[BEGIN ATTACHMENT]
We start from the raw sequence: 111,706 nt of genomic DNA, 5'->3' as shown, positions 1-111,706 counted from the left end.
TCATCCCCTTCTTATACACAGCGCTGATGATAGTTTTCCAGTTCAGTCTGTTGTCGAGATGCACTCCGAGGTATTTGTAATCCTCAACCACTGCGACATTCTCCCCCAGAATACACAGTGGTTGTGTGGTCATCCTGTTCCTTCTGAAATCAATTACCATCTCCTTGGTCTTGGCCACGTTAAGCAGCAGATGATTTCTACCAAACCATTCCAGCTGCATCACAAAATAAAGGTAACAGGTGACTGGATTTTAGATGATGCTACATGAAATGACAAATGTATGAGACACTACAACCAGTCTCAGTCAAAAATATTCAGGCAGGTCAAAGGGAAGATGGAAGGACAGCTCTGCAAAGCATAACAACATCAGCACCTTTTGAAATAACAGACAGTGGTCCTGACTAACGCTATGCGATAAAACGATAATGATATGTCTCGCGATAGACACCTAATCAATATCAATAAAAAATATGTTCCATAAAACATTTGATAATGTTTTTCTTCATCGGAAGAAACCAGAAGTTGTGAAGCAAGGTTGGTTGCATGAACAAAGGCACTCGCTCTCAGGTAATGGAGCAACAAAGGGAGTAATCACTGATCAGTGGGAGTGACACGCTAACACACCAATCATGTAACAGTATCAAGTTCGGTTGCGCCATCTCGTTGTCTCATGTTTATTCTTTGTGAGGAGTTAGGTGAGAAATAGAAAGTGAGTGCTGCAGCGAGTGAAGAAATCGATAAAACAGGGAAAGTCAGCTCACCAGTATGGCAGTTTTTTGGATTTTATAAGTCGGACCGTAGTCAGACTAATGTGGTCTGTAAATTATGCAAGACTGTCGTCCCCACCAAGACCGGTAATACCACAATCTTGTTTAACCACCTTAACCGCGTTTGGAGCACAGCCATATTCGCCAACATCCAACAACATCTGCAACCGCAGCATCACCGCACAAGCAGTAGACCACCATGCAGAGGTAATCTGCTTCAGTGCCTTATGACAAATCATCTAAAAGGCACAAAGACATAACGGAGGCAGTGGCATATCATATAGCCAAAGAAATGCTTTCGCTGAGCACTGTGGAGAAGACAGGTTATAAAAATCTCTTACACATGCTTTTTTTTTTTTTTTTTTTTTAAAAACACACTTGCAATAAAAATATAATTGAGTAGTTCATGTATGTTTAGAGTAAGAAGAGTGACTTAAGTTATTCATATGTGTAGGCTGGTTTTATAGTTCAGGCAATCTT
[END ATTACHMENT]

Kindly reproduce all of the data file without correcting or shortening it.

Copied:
We start from the raw sequence: 111,706 nt of genomic DNA, 5'->3' as shown, positions 1-111,706 counted from the left end.
TCATCCCCTTCTTATACACAGCGCTGATGATAGTTTTCCAGTTCAGTCTGTTGTCGAGATGCACTCCGAGGTATTTGTAATCCTCAACCACTGCGACATTCTCCCCCAGAATACACAGTGGTTGTGTGGTCATCCTGTTCCTTCTGAAATCAATTACCATCTCCTTGGTCTTGGCCACGTTAAGCAGCAGATGATTTCTACCAAACCATTCCAGCTGCATCACAAAATAAAGGTAACAGGTGACTGGATTTTAGATGATGCTACATGAAATGACAAATGTATGAGACACTACAACCAGTCTCAGTCAAAAATATTCAGGCAGGTCAAAGGGAAGATGGAAGGACAGCTCTGCAAAGCATAACAACATCAGCACCTTTTGAAATAACAGACAGTGGTCCTGACTAACGCTATGCGATAAAACGATAATGATATGTCTCGCGATAGACACCTAATCAATATCAATAAAAAATATGTTCCATAAAACATTTGATAATGTTTTTCTTCATCGGAAGAAACCAGAAGTTGTGAAGCAAGGTTGGTTGCATGAACAAAGGCACTCGCTCTCAGGTAATGGAGCAACAAAGGGAGTAATCACTGATCAGTGGGAGTGACACGCTAACACACCAATCATGTAACAGTATCAAGTTCGGTTGCGCCATCTCGTTGTCTCATGTTTATTCTTTGTGAGGAGTTAGGTGAGAAATAGAAAGTGAGTGCTGCAGCGAGTGAAGAAATCGATAAAACAGGGAAAGTCAGCTCACCAGTATGGCAGTTTTTTGGATTTTATAAGTCGGACCGTAGTCAGACTAATGTGGTCTGTAAATTATGCAAGACTGTCGTCCCCACCAAGACCGGTAATACCACAATCTTGTTTAACCACCTTAACCGCGTTTGGAGCACAGCCATATTCGCCAACATCCAACAACATCTGCAACCGCAGCATCACCGCACAAGCAGTAGACCACCATGCAGAGGTAATCTGCTTCAGTGCCTTATGACAAATCATCTAAAAGGCACAAAGACATAACGGAGGCAGTGGCATATCATATAGCCAAAGAAATGCTTTCGCTGAGCACTGTGGAGAAGACAGGTTATAAAAATCTCTTACACATGCTTTTTTTTTTTTTTTTTTTTTAAAAACACACTTGCAATAAAAATATAATTGAGTAGTTCATGTATGTTTAGAGTAAGAAGAGTGACTTAAGTTATTCATATGTGTAGGCTGGTTTTATAGTTCAGGCAATCTT